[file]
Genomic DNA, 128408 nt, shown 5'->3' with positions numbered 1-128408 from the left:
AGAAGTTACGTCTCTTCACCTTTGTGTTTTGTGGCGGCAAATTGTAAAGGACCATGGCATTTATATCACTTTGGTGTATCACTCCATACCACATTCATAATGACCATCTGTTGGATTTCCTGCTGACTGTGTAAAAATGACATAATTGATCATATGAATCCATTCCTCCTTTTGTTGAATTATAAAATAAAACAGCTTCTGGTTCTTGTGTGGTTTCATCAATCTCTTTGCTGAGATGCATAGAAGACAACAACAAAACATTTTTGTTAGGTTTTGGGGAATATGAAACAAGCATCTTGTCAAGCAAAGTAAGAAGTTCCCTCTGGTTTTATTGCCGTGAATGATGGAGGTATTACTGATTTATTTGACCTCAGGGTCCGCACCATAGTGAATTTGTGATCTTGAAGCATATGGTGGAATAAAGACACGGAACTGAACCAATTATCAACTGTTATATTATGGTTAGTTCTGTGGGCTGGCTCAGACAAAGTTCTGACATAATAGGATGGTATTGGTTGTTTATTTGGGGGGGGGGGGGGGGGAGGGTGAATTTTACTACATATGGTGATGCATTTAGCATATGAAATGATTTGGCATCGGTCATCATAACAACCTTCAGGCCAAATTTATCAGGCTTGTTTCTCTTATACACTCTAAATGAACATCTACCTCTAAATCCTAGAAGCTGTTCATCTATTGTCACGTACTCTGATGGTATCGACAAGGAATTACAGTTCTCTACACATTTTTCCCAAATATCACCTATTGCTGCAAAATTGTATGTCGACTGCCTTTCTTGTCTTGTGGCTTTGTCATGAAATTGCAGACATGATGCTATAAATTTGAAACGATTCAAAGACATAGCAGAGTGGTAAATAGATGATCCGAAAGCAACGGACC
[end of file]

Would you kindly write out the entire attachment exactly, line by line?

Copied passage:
Genomic DNA, 128408 nt, shown 5'->3' with positions numbered 1-128408 from the left:
AGAAGTTACGTCTCTTCACCTTTGTGTTTTGTGGCGGCAAATTGTAAAGGACCATGGCATTTATATCACTTTGGTGTATCACTCCATACCACATTCATAATGACCATCTGTTGGATTTCCTGCTGACTGTGTAAAAATGACATAATTGATCATATGAATCCATTCCTCCTTTTGTTGAATTATAAAATAAAACAGCTTCTGGTTCTTGTGTGGTTTCATCAATCTCTTTGCTGAGATGCATAGAAGACAACAACAAAACATTTTTGTTAGGTTTTGGGGAATATGAAACAAGCATCTTGTCAAGCAAAGTAAGAAGTTCCCTCTGGTTTTATTGCCGTGAATGATGGAGGTATTACTGATTTATTTGACCTCAGGGTCCGCACCATAGTGAATTTGTGATCTTGAAGCATATGGTGGAATAAAGACACGGAACTGAACCAATTATCAACTGTTATATTATGGTTAGTTCTGTGGGCTGGCTCAGACAAAGTTCTGACATAATAGGATGGTATTGGTTGTTTATTTGGGGGGGGGGGGGGGGGAGGGTGAATTTTACTACATATGGTGATGCATTTAGCATATGAAATGATTTGGCATCGGTCATCATAACAACCTTCAGGCCAAATTTATCAGGCTTGTTTCTCTTATACACTCTAAATGAACATCTACCTCTAAATCCTAGAAGCTGTTCATCTATTGTCACGTACTCTGATGGTATCGACAAGGAATTACAGTTCTCTACACATTTTTCCCAAATATCACCTATTGCTGCAAAATTGTATGTCGACTGCCTTTCTTGTCTTGTGGCTTTGTCATGAAATTGCAGACATGATGCTATAAATTTGAAACGATTCAAAGACATAGCAGAGTGGTAAATAGATGATCCGAAAGCAACGGACC